Black Ball Camp: a later prehistoric defended settlement on Gallox Hill

Overview

Heritage Category:
Scheduled Monument
List Entry Number:
1007668
Date first listed:
01-Nov-1934
Date of most recent amendment:
25-Jan-1994

Map

Ordnance survey map of Black Ball Camp: a later prehistoric defended settlement on Gallox Hill
© Crown Copyright and database right 2019. All rights reserved. Ordnance Survey Licence number 100024900.
© British Crown and SeaZone Solutions Limited 2019. All rights reserved. Licence number 102006.006.
Use of this data is subject to Terms and Conditions.

The above map is for quick reference purposes only and may not be to scale. For a copy of the full scale map, please see the attached PDF - 1007668 .pdf

The PDF will be generated from our live systems and may take a few minutes to download depending on how busy our servers are. We apologise for this delay.

This copy shows the entry on 22-Oct-2019 at 20:51:27.

Location

The building or site itself may lie within the boundary of more than one authority.

County:
Somerset
District:
West Somerset (District Authority)
Parish:
Dunster
National Park:
EXMOOR
National Grid Reference:
SS 98428 42651

Reasons for Designation

During the Iron Age a variety of different types of settlement were constructed and occupied in south-western England. At the top of the settlement hierarchy were hillforts built in prominent locations. In addition to these a group of smaller sites, known as defended settlements, were also constructed. Some of these were located on hilltops, others in less prominent positions. They are generally smaller than the hillforts, sometimes with an enclosed area of less than 1ha. The enclosing defences were of earthen construction. Univallate sites have a single bank and ditch, multivallate sites more than one. At some sites these earthen ramparts represent a second phase of defence, the first having been a timber fence or palisade. Where excavated, evidence of stone- or timber-built houses has been found within the enclosures, which, in contrast to the hillfort sites, would have been occupied by small communities, perhaps no more than a single family group. Defended settlements are a rare monument type. They were an important element of the settlement pattern, particularly in the upland areas of south-western England, and are integral to any study of the developing use of fortified settlements during this period. All well-preserved examples are likely to be identified as nationally important.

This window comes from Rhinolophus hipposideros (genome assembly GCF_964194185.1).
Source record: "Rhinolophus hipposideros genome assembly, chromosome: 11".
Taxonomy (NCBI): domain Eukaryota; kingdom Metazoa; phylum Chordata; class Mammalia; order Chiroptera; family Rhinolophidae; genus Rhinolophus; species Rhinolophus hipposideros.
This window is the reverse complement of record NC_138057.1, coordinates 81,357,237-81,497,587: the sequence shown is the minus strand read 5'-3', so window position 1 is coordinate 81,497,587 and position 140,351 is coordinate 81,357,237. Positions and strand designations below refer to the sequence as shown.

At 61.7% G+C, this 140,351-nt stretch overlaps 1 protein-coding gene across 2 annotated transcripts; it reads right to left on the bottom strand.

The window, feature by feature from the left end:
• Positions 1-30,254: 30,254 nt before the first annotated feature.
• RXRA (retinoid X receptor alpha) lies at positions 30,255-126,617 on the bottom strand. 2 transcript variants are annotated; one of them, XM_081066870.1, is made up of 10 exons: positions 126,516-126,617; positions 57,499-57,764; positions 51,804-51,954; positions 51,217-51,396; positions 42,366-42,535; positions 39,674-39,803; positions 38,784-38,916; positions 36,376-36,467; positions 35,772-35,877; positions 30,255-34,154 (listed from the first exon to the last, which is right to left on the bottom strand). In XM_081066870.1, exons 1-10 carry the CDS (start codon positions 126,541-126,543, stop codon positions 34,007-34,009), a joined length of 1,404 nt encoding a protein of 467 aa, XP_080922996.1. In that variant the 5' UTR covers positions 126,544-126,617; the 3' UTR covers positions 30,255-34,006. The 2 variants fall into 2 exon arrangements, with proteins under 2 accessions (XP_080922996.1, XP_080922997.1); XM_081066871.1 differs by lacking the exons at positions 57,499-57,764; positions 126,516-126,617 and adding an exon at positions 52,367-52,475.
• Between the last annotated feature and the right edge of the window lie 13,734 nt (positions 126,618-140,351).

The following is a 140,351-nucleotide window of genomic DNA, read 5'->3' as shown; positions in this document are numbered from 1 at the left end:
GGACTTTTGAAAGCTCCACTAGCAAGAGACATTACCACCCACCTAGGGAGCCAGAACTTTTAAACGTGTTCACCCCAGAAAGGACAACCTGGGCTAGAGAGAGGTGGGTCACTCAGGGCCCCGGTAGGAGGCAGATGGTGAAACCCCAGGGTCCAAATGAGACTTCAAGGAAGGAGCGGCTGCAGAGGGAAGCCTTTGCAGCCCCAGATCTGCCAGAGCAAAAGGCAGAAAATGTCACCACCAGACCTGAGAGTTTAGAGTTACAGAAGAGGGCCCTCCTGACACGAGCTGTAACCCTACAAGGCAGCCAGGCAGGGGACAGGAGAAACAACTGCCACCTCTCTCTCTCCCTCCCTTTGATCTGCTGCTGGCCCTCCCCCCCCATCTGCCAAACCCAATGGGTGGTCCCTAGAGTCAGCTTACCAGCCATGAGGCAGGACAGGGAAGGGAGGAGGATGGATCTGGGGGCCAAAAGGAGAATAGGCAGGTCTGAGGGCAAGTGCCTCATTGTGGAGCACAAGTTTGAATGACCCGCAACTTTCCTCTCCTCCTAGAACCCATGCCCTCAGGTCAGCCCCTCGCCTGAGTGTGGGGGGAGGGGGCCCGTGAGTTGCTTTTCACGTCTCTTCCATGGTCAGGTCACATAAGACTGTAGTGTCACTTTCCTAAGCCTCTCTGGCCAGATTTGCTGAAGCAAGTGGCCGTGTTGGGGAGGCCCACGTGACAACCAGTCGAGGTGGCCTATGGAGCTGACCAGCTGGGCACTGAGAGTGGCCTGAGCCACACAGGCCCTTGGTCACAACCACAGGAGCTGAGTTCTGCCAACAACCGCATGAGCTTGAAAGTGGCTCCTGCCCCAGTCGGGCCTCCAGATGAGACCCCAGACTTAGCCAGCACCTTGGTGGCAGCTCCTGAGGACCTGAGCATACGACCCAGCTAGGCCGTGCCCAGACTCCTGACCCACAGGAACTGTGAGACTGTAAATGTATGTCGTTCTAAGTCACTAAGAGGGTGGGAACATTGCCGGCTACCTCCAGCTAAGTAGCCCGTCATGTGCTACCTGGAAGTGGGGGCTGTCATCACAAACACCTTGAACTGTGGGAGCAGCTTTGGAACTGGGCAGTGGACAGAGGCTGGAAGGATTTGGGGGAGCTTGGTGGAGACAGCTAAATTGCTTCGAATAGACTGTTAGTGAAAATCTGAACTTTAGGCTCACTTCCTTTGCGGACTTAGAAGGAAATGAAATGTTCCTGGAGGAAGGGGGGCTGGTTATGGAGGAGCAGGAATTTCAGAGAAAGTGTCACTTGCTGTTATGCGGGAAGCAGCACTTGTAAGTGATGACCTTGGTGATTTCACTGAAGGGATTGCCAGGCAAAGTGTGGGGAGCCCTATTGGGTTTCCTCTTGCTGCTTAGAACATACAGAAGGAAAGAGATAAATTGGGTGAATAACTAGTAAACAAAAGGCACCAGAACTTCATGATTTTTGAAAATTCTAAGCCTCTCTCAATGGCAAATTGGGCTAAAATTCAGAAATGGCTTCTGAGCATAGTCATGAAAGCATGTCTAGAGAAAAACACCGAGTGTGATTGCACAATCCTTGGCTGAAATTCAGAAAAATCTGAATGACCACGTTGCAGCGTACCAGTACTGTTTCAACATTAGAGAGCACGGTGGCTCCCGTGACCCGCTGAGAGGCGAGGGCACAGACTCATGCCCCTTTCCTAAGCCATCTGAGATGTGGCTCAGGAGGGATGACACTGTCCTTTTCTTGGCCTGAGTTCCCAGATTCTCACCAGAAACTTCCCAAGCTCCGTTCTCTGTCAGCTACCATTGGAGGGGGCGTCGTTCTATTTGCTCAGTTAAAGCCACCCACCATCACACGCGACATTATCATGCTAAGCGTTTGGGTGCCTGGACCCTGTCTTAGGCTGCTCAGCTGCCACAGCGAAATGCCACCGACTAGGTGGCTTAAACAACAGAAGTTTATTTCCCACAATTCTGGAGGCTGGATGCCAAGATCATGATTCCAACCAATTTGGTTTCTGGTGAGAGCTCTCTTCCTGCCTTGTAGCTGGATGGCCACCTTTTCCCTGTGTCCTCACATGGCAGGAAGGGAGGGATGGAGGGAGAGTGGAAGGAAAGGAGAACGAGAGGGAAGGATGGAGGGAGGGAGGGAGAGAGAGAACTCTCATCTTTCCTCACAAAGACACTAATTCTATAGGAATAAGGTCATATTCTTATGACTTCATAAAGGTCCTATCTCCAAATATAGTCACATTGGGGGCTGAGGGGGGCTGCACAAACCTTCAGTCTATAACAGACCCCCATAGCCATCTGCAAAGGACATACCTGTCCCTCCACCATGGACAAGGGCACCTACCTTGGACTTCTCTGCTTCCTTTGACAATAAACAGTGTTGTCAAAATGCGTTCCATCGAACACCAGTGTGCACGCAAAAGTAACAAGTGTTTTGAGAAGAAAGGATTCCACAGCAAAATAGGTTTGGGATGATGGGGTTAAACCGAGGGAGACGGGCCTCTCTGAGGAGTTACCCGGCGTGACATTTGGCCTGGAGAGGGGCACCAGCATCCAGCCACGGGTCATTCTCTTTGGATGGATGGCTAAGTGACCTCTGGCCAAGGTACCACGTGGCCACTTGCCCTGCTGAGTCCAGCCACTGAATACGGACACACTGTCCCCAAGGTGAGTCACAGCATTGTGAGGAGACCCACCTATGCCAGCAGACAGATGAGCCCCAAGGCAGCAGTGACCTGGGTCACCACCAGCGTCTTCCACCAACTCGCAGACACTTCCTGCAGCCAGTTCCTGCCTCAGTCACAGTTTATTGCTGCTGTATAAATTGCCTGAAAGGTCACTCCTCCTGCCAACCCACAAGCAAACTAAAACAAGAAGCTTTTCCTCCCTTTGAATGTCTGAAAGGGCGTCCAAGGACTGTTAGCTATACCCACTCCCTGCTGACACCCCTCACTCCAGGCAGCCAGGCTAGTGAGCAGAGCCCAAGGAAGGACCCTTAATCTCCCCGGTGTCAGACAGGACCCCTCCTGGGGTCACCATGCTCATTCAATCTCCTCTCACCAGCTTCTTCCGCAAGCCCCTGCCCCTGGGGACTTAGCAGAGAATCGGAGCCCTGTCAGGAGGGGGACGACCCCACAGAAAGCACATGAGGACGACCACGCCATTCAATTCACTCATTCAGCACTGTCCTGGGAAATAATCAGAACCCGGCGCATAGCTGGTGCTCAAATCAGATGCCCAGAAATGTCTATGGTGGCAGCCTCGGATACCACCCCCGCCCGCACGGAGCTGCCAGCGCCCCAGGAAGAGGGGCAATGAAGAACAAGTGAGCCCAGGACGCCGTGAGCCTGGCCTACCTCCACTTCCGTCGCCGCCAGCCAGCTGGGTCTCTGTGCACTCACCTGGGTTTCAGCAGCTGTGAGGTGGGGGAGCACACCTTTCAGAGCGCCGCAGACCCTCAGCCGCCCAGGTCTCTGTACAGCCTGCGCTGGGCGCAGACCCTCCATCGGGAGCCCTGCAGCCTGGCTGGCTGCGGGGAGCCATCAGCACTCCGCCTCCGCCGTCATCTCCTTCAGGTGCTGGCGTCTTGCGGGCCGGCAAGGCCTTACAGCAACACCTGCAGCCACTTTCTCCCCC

Black Ball Camp survives as a good example of its class and is associated with two further defended enclosures, a hillfort, and an open settlement within coaxial fields.

Details

The monument includes a circular defended settlement above the shoulder of Gallox Hill. The enclosure contains c.0.3ha of sloping land encircled by a bank up to 1.9m high, an outer ditch up to 1.5m deep, and a counterscarp bank up to 1.9m high beyond the ditch on all but the uphill side. The entrance is downhill on the south-west side, approached by a causeway across the ditch, and is inturned and slightly askew. To the north-west of the entrance, disturbance has been caused by modern digging, but a raised circular area, perhaps a guardhouse, can still be seen inside the inturn. Inside the south-west inturn is a possible hut circle which may be contemporary with the earthworks. This is 5m across, with an entrance to the north. Bat's Castle hillfort, which is broadly contemporary, lies 550m to the south on the hill above and forms the subject of a separate scheduling.

MAP EXTRACT The site of the monument is shown on the attached map extract. It includes a 2 metre boundary around the archaeological features, considered to be essential for the monument's support and preservation.

Legacy

The contents of this record have been generated from a legacy data system.

Legacy System number:
24003
Legacy System:
RSM

Sources

Other
33565, (1993)

Legal

This monument is scheduled under the Ancient Monuments and Archaeological Areas Act 1979 as amended as it appears to the Secretary of State to be of national importance. This entry is a copy, the original is held by the Department for Digital, Culture, Media and Sport.

End of official listing

Your Contributions

Do you know more about this entry?

The following information has been contributed by users volunteering for our Enriching The List project. For small corrections to the List Entry please see our Minor Amendments procedure.

The information and images below are the opinion of the contributor, are not part of the official entry and do not represent the official position of Historic England. We have not checked that the contributions below are factually accurate. Please see our terms and conditions. If you wish to report an issue with a contribution or have a question please email [email protected].